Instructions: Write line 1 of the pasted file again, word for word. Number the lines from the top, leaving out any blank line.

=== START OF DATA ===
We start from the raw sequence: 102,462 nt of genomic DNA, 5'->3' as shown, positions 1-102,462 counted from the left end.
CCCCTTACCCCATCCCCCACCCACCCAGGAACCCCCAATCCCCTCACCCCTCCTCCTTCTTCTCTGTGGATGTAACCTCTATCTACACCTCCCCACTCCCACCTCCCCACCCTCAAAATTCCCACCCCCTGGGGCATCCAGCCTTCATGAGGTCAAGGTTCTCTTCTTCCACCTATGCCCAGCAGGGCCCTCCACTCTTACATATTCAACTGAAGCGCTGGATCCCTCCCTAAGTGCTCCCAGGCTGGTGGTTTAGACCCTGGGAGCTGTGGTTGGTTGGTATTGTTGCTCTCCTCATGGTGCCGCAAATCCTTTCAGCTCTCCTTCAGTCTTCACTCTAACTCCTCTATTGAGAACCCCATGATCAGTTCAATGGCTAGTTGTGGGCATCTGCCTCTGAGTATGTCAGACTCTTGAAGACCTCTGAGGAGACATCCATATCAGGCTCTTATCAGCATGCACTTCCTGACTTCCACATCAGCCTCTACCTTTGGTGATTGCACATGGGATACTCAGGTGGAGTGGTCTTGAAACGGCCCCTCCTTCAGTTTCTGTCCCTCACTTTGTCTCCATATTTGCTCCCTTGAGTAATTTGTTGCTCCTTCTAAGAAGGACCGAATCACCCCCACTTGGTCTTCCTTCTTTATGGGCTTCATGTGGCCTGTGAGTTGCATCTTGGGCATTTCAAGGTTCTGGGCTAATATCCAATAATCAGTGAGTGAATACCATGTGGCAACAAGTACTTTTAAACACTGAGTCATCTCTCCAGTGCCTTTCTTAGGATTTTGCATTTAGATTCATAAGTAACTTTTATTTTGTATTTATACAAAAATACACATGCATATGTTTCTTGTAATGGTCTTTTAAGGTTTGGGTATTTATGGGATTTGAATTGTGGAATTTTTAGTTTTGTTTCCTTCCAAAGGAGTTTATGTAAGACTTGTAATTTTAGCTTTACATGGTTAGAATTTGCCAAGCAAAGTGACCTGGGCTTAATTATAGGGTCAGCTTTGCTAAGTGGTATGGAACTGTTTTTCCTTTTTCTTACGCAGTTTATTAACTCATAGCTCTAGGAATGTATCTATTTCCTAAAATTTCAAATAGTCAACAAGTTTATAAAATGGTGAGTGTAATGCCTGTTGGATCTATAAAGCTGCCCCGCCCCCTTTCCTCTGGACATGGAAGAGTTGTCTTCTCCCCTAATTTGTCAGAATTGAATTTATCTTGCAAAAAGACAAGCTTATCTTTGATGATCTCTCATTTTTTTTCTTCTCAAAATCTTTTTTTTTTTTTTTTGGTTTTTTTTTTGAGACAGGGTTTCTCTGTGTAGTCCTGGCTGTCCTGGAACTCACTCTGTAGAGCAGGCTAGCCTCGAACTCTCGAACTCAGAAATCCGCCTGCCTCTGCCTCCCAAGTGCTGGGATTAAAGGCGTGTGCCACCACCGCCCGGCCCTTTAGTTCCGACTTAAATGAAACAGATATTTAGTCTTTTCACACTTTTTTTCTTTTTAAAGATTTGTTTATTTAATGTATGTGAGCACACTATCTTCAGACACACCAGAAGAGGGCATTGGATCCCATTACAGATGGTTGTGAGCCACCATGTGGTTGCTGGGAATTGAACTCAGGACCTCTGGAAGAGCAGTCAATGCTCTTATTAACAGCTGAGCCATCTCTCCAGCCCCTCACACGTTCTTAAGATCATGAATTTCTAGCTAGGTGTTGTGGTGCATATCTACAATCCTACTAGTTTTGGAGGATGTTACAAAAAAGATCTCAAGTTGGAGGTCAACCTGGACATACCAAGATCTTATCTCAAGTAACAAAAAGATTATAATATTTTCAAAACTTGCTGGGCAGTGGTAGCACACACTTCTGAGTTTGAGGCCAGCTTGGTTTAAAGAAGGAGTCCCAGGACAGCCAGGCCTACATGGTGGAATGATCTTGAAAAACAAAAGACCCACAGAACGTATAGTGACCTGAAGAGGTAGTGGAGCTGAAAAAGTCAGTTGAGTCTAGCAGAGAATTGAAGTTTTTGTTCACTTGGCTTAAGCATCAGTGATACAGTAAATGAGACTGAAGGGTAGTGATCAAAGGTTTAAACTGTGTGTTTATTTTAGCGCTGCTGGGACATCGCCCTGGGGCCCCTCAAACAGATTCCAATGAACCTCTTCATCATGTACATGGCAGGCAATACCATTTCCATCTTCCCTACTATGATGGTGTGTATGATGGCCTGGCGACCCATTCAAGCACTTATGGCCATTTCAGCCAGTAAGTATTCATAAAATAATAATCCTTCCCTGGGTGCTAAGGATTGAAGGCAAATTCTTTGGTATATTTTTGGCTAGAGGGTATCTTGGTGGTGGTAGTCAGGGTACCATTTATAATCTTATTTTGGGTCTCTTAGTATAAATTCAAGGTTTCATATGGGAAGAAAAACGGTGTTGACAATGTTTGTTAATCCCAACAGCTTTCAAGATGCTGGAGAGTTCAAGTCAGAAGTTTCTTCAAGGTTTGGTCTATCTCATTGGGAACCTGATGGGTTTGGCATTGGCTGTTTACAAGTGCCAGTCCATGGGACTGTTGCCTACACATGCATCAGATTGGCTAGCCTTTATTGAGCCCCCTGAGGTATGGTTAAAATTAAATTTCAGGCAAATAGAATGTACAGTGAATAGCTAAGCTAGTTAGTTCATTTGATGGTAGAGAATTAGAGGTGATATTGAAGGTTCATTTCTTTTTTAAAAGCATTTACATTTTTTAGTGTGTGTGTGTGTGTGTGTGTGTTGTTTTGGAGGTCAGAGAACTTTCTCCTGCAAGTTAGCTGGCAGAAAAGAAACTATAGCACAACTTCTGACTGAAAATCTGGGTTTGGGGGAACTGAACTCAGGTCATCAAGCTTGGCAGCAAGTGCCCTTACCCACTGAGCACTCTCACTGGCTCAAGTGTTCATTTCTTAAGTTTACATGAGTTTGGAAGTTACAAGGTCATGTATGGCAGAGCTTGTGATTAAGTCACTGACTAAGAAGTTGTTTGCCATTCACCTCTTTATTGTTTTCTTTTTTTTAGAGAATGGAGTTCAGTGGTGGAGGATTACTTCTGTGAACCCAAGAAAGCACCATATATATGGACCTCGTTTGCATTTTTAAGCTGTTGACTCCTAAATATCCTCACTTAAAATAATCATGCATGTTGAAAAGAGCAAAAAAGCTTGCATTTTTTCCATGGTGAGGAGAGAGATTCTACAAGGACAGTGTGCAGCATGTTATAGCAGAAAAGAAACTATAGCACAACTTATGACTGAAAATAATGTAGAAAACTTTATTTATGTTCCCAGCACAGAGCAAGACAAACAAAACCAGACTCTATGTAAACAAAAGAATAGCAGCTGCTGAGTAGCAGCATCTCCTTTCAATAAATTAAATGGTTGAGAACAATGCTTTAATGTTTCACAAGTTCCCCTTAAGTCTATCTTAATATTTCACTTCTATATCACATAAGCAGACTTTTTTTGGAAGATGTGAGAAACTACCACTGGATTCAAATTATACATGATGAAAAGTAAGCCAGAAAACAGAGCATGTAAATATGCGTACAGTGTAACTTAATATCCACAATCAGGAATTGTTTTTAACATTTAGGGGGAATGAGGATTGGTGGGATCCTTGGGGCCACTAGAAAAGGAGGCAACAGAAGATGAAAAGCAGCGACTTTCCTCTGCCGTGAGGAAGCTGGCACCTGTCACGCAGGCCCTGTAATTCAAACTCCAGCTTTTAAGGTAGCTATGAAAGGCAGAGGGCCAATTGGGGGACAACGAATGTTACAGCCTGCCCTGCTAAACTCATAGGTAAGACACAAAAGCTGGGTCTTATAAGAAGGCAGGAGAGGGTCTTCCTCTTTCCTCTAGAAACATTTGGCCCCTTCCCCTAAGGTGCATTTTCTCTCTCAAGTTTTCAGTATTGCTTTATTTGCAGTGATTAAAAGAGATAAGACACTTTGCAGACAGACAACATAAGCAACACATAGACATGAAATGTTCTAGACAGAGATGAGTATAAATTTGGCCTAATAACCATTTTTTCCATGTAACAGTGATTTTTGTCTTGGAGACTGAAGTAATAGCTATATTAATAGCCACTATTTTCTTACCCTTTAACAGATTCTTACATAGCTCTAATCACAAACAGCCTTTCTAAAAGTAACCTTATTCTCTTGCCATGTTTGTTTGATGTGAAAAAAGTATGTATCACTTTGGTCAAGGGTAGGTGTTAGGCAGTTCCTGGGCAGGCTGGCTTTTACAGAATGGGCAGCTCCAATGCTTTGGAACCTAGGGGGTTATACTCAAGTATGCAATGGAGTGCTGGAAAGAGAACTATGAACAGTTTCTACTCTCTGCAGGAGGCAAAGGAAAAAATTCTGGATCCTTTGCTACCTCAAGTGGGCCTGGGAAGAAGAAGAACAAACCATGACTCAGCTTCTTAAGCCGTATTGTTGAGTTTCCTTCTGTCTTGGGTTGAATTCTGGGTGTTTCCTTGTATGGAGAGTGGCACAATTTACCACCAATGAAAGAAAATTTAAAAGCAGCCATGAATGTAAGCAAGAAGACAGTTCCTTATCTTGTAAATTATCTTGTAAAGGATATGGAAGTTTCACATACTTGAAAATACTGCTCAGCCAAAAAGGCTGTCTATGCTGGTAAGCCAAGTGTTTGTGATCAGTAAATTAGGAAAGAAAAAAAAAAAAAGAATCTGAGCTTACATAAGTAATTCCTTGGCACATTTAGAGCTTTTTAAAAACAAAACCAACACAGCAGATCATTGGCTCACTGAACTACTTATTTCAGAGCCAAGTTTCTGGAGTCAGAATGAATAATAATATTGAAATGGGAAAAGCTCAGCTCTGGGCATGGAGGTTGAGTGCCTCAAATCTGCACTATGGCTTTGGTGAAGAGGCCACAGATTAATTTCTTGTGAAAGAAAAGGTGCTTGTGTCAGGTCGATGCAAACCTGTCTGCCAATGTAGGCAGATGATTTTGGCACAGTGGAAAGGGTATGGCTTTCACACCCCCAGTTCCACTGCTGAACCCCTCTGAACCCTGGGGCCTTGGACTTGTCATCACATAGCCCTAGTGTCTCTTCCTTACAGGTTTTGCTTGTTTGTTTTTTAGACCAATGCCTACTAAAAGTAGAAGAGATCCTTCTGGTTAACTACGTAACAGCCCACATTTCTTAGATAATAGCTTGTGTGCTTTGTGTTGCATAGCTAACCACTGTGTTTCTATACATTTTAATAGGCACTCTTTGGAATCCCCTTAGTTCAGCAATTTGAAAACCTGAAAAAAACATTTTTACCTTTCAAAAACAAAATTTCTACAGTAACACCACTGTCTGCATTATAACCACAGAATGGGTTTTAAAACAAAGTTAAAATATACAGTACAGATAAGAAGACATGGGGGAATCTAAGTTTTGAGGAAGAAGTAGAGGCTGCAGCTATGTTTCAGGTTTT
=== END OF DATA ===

We start from the raw sequence: 102,462 nt of genomic DNA, 5'->3' as shown, positions 1-102,462 counted from the left end.